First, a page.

No, my FRiend, there is a mountain of "difference". And, for a moment consider...nowhere does the text indicate any of the "processes" the RCC has manufactured over the centuries to attempt this "literal" change. Notice, Jesus never said, "By the way, when this comes up after I am gone, you will need a special man (I'll designate him a priest) to have special bread baked and special wine set aside in a chalice. Then, at a moment, he must lift it up and say certain words over it for the actual transubstantiation to occur. Then, he must "administer" it to parishoners who line up and walk across the stage. This is what I mean by 'doing this in remembrance of me'."
Compare that to eating bread and drinking wine and saying, "I remember you Lord Jesus".
And, yes, there were many believers who saw this second understanding as the correct one. Paul and Peter, for example. Nowhere in Scripture do either of them refer to a "transubstantiation" ceremony. Your club made the whole thing up...and we invite you to abandon their chains and find rescue in Jesus, alone...if God permits you (Rom. 9).
No, Jesus didn’t say all the things you seem to fancy would be necessary to justify the universal practice and understanding of Christians, both East and West, until Zwingli got it into his head that nothing really happens in the Eucharist. But He did tell us that the Holy Spirit would lead us into all truth.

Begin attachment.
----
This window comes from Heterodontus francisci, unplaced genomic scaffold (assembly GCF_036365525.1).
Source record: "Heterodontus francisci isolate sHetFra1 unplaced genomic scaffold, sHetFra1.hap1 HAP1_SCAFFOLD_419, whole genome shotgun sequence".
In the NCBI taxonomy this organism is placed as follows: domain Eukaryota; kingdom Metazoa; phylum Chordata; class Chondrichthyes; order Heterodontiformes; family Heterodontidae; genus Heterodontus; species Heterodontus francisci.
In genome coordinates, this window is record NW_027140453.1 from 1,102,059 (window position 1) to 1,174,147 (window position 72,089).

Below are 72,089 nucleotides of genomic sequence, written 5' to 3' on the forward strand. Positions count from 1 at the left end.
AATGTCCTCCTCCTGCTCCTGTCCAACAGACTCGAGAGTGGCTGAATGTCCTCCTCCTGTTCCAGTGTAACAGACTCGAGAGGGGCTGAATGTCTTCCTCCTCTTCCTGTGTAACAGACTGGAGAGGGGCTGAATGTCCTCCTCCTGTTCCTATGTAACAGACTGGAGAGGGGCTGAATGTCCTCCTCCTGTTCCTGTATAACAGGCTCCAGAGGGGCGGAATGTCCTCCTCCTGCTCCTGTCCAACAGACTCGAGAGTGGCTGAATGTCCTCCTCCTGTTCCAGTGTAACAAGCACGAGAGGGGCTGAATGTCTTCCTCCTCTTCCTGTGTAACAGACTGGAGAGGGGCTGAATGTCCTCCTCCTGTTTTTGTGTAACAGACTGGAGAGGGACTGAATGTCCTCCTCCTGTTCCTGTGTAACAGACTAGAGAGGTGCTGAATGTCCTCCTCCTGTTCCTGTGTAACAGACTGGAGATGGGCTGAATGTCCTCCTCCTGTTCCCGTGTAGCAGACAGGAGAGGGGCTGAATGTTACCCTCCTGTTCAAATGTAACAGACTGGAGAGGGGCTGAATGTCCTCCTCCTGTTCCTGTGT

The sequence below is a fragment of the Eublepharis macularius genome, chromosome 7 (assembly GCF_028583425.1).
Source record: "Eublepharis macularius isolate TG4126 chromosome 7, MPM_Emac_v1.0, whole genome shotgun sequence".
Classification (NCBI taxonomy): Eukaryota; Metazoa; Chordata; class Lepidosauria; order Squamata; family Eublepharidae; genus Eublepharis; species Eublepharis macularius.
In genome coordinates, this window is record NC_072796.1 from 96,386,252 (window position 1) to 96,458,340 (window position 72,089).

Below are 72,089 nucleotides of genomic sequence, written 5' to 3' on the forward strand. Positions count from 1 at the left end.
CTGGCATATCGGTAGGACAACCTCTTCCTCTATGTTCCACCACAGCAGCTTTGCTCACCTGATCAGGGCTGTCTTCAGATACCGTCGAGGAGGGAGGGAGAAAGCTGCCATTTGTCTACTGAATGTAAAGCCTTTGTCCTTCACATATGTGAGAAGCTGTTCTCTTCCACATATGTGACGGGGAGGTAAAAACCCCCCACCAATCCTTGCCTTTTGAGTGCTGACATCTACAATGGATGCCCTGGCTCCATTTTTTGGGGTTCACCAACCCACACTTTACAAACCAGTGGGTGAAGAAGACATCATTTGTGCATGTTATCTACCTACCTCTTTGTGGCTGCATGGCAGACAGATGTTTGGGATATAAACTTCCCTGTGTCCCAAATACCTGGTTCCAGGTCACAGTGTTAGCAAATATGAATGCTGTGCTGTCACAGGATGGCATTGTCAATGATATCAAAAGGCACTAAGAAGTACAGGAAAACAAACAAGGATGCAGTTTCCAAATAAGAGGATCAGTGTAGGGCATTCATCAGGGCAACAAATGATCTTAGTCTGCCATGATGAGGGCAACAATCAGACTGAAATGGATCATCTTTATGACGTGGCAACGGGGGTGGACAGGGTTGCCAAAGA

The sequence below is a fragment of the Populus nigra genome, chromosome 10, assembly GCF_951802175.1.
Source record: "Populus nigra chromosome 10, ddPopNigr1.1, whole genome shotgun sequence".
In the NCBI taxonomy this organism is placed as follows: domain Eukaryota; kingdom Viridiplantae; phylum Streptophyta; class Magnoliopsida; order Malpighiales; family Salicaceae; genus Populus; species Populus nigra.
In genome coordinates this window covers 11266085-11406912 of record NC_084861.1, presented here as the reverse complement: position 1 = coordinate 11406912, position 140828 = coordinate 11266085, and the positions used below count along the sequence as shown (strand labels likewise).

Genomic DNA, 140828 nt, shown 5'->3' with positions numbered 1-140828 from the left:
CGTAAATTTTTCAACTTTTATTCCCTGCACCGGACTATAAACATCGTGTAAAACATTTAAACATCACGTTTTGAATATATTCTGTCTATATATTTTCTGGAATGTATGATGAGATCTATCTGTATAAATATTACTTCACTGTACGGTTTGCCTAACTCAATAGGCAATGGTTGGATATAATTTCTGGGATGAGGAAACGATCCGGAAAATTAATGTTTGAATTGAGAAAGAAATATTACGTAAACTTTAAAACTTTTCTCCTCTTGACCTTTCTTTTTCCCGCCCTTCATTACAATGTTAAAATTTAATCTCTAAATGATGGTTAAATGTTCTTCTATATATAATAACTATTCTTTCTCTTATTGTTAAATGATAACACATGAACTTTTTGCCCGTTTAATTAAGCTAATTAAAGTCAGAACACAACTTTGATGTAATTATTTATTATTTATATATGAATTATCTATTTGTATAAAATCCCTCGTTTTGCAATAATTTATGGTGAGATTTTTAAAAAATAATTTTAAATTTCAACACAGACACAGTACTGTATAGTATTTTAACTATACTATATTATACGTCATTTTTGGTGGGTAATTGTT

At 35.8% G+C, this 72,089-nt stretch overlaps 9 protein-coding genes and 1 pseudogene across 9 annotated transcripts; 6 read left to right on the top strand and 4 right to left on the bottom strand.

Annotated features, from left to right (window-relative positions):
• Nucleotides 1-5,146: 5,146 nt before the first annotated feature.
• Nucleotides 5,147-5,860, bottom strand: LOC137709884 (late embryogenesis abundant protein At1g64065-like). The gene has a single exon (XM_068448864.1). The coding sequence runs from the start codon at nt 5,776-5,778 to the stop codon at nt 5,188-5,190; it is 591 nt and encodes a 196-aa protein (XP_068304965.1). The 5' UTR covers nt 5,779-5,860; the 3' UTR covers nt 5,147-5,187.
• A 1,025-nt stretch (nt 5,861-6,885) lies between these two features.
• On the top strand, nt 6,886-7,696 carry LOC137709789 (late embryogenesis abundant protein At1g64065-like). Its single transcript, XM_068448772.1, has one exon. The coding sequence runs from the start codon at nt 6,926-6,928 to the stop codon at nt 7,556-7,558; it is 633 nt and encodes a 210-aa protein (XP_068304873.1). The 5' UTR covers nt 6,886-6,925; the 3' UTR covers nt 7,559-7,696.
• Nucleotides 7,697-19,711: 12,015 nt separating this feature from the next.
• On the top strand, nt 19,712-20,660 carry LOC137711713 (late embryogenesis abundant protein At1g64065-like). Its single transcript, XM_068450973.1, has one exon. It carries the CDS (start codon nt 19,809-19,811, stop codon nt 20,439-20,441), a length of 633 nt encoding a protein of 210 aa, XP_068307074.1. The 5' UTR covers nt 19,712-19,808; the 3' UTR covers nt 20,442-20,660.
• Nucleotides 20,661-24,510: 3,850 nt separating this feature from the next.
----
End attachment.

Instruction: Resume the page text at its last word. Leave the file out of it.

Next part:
So your position is that, at least as regards the Eucharist, somehow Our Lord’s promise concerning the Spirit, remained unfulfilled with all the generations of martrys under Roman and Persian persecution, all the faithful who sought to follow Christ down 15 centuries or so, getting the nature of the Eucharist wrong until the promise of the Holy Spirit guiding us into all truth was fulfilled in Zwingli judging that the command “do this in remembrance of me” somehow nullified all the Scriptural texts that point to the reality of Christ’s Body and Blood in the Eucharist. Really?
Or do you have some patristic evidence supporting a proto-Zwinglian position in the Apostolic era? I’ve certainly seen none, and I’ve read all the major writings of the Ante-Nicene Fathers. Had the view even been held by a substantial body of heretics, we’d have texts condemning it, but nothing... The post-communion prayer in the Didache speaks of the Eucharist as spiritual food and drink and connects it to eternal life. St. Ignatius of Antioch, who knew the Holy Apostles and according to his life as we read it in the Orthodox Church met Christ as a child, being in fact the child who was brought to Jesus and sat on His lap when He said “suffer the little children come unto me”, plainly holds the traditional understanding of the Eucharist as the very Body and Blood of Christ, and understands the taxis of the Church with its orders of ministry (read his Letter the Smyrneans).